• 0 avatar
          highdesertcat

          Thank you Maymar. My thoughts exactly.

          The Durango is a platform mate of the GC with one small difference – the pricing structure.

          Dressing up a Durango with the same exact trim and options as what comes standard in a GC, would actually cost you more in the Durango.

          The Durango Crew trim will fit most people’s needs while the GC Laredo trim is the better between the two, marketed as a luxury SUV.

          I bought my wife an 2012 Overland Summit in Nov 2011 because she liked the color and styling. It’s just over the top, and we haven’t used any of the options that came standard with it. A Laredo trim would have been just as good for us, and about $16K cheaper.

          Still, if you need that third seat, a Durango would light your fire, plus you have a choice of 3.6 V6, 5.7 V8 or MONSTER V8 in the SRT8.

    • 0 avatar
      MrWhopee

      What if the said Jeep costs over twice as much as the Hyundai in question? That’s the case in Indonesia anyway.

      And Clivesl is right too, the only reason the Santa Fe (and the Sorento) qualifies in my case is the presence of that third row seats.

  • avatar
    waltercat

    I have to disagree with the assessment of the previous-generation Santa Fe. My wife has a 2012 Limited (V6, AWD) and it’s reasonably quiet, very comfortable, nicely equipped, and the engine/trans combination shows no unusual peakiness. Maybe I’d feel differently if it was intended to be a Porsche, or a Camaro, or whatever – but for what it was designed to do – to be a nice suburban/highway cruiser – it fills the bill very well. With a great warranty, decent MPG, and good local dealer support – we have no complaints.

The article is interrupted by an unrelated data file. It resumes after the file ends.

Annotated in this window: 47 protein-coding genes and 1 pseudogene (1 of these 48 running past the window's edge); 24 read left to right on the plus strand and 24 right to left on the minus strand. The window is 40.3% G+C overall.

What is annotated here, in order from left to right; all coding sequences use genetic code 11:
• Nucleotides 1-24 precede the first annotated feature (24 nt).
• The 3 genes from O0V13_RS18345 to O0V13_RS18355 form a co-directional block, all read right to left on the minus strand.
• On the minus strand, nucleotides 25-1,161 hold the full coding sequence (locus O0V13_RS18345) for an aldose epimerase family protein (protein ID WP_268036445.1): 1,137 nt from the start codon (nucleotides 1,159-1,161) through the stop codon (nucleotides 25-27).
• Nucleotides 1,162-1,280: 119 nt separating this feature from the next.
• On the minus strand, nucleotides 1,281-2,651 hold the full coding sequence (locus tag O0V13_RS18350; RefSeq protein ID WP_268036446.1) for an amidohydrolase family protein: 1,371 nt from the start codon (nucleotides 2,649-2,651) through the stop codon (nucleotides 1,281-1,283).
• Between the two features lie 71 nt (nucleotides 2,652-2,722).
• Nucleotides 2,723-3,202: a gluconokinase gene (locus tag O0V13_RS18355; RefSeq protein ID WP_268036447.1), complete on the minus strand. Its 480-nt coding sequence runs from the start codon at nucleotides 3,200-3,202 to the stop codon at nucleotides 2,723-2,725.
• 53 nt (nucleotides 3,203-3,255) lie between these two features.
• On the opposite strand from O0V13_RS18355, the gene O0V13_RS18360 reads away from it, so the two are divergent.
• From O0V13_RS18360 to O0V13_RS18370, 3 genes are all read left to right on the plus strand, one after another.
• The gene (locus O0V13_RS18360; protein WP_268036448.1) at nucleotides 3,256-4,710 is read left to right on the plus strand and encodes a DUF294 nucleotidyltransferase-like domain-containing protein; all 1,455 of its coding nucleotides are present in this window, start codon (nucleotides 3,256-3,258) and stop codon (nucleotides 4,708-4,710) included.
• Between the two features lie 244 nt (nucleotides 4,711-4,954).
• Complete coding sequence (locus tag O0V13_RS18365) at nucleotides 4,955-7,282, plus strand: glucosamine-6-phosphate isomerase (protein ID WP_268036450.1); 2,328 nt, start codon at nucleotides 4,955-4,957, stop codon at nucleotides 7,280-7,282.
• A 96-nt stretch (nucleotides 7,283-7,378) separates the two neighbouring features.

• 0 avatar
      don1967

      Ditto. I had a 3.3, and found the engine buttery-smooth as well as reasonably muscular. So did pretty much every reviewer who ever drove it.

      Derek, is it possible that your parents had a 2.7? That engine was sold up to 2010, and was a full generation behind the Lambda 3.3. It was also hobbled by a four-speed slushbox.

      • 0 avatar
        28-Cars-Later

        2.7? *shudders*

        I realize you’re talking Hyundai and not Chrysler, but in the words of the Sea Captain “That’s going to replace the whale in my nightmares”

  • avatar
    Easton

    I almost considered buying a previous generation Sante Fe merely for the novelty of having a manual transmission in a large crossover vehicle (and the obvious benefits of negotiating a low price on a vehicle few people can drive and even fewer want). I have this strange fascination with finding manual transmissions where one least expects. (I currently own a Pontiac G6 with a 6-speed.)

  • avatar
    Dave M.

    “The issue is, if you compare all the SUVs in this class, all of them, diligently check each out, and then consider the whole package, more people are gravitating toward a Jeep Grand Cherokee Laredo 4X4 for its price, value, capability and resale retention.”

    Except that for many of these segment shoppers, 9 times out of 10 they’ll choose reliability over anything else, if just to keep their families safe and not broken down. This is where Jeep can’t compete. Check CR or TrueDelta…Jeep’s longterm reliability is below average to horrific.

    I think the Santa Fe is one sharp vehicle…unfortunately, they’re also getting a little uppity with their options….having to spend $5000 for a sunroof because of packaging required to get there. Nonsense. Hyundai – you’re not Honda….yet. Keep a little humility….

    • 0 avatar
      bd2

      Hyundai can afford to be “uppity” since they sell every car they make due to capacity limitations (Hyundai could probably sell double the amount of Santa Fe Sports but is limited to around 6-6.5k a month due to limited supply).

      That, along with having more desirable vehicles is why ALG has Hyundai 2nd (after Honda) for retaining residual value (for 2013MY).

    • 0 avatar
      CelticPete

      It’s weird. Jeeps seem reliable enough for East Coaster. They are seling like gangbusters around NYC and NE near as I can tell. But here in the Bay Area its all Japanese. Most cars you see a Prius..most SUVs seem to be Acura MDX or Toyota 4 Runner..

      Personally I’d buy a Jeep without a second thought. Sure not as reliable by the numbers. But people still love them – AND as a domestic they have really cheap parts to fix when they break. Finally the LX platform they are on is widely used and proving reliable for the less complicated versions (namely the Challenger and Charger).

      As long as the problems are associated with the drivetrain – I don’t think people will care that much. Older JGC for example always have the window regulators fail. Kind of a pain but its not like not starting or being stuck..

      • 0 avatar
        CJinSD